An ending in search of a story, The Last Command is gorgeous to look at but hasn’t a brain in its pretty head. William Powell and Emil Jannings try their darndest but the film simply isn’t as smart or as deep as it thinks it is.
Let’s talk about music, specifically, silent movie music. Few subjects are more controversial than musical accompaniment but this is your chance to voice your opinion with a simple vote.
The town of Wausau, Wisconsin was keen to publicist itself what better way to display one’s town than to make a motion picture? Locals play all the roles and we are given the grand tour of Wausau as it was in 1914. A charming time capsule.
With a new version of Ben-Hur set to open in the United States in just a few days, I thought I would take this opportunity to answer a few questions that seem to come up a lot regarding the 1925 silent original.
We’re back with more news of the scandalous goings-on in the world of silent film.
What a delight! Everything I love about French silent cinema (the style, the wit, the visuals) combined into one delightfully deranged package. We have attempted murder by poison, firearm and drowning, madness and the clever use of technology to track down the perpetrator.
Regular readers have probably guessed already that I am obsessed with color in early film. While Technicolor and hand-color get a lot of attention, I wanted to take time to celebrate the workhorses of silent movie color: tinting and toning. Continue reading Tinted and Toned Nitrate: Taste the Rainbow (Actually, don’t. I’m pretty sure it’s toxic.)
Welcome to the day four recap of the Classic Movie History Project. You can catch up on previous recaps here. Enjoy!
The time has come, the walrus said, to talk about opening scenes, those iconic moments that kicked off great films. Star Wars (1977) started things off with a literal bang, its heroes on the run from a gargantuan, relentless enemy. Once Upon a Time in the West (1968) kept its bangs in check until the end of the scene and contented itself with a rusty windmill and three bored killers. Yojimbo (1961) set the stage with Masaru Sato’s cocky score and a shot of Toshiro Mifune’s shoulders swinging as he walked down a dusty road.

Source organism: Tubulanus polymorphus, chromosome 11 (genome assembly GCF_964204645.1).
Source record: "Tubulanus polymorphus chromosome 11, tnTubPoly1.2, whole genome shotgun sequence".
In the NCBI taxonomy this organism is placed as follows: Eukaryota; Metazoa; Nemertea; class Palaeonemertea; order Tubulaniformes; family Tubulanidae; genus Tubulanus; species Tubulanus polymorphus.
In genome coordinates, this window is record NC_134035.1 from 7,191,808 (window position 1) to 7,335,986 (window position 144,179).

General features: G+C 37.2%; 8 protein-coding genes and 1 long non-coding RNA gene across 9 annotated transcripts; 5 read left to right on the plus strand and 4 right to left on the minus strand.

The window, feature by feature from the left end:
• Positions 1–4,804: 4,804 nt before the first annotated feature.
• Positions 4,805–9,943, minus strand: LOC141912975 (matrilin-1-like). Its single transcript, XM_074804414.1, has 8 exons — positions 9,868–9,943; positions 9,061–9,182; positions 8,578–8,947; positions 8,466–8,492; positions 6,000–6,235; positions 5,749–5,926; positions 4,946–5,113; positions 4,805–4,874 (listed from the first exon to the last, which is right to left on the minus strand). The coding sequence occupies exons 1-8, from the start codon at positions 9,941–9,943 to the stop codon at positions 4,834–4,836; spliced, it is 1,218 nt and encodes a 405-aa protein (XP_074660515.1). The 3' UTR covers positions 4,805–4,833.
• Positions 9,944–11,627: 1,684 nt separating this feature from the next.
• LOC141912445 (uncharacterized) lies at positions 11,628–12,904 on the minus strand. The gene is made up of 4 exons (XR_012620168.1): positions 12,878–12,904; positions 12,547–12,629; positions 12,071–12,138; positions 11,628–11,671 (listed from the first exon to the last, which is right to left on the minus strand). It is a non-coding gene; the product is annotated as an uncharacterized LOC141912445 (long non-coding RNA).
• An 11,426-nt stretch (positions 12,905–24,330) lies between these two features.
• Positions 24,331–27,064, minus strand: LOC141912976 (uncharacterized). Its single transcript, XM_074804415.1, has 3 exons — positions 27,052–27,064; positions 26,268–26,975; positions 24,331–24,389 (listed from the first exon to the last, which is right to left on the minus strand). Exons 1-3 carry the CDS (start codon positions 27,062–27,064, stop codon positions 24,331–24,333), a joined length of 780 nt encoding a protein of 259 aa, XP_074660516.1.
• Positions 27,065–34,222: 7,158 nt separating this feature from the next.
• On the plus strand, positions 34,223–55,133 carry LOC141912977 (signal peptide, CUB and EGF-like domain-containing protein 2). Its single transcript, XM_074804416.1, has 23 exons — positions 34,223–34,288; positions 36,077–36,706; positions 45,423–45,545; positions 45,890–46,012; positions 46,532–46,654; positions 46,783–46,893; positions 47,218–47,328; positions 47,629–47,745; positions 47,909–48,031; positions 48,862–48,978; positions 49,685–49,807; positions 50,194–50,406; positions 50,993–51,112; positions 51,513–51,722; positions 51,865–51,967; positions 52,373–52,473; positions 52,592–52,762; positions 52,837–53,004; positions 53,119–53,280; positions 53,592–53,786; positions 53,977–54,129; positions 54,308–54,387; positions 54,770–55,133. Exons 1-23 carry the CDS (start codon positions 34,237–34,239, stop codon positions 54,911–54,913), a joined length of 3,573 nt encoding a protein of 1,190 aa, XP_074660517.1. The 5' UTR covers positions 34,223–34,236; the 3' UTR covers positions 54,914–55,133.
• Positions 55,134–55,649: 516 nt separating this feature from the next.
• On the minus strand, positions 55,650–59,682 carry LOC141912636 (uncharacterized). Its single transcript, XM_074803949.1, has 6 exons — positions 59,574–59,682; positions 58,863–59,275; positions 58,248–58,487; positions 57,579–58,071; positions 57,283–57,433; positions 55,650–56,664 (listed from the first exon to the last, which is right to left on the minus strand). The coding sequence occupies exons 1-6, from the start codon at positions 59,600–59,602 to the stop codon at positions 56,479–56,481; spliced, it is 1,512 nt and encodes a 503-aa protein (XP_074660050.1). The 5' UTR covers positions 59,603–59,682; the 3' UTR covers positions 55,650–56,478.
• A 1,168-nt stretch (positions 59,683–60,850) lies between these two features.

Looking for something different in American silent film? How about a film shot in Oklahoma with an all-Kiowa and Comanche cast? Thought lost for decades, The Daughter of Dawn was recently recovered and restored.
Continue reading The Daughter of Dawn (1920) A Silent Film Review
Most classic film fans know that after 1934, the movies were toned down considerably. What they may not know is that the crazy tug-of-war between censors and filmmakers extended all the way back to the dawn of film.
Welcome to the Day 1 recap of the Classic Movie History Project! Today, we’re focusing on the studio system and its publicity machine. Fabulous stuff!
I have to admit it, I have an addiction. I love, love, love celebrity cookbooks from the good old days. Quirky, zany and often inedible, the recipes of the stars are an intriguing window into the early days of celebrity culture.
It’s here at last! The geekiest blogathon that ever was! The Classic Movie History Project has arrived at last.
It’s a new month and July’s featured star, Harry Langdon, will pass the crown to a new performer. This month’s star is only known for one film but it’s a good one!
I know it’s a little early as my Reader Request month is generally held in March but I wanted to get a head start in case something unusual is requested and I need time to track it down.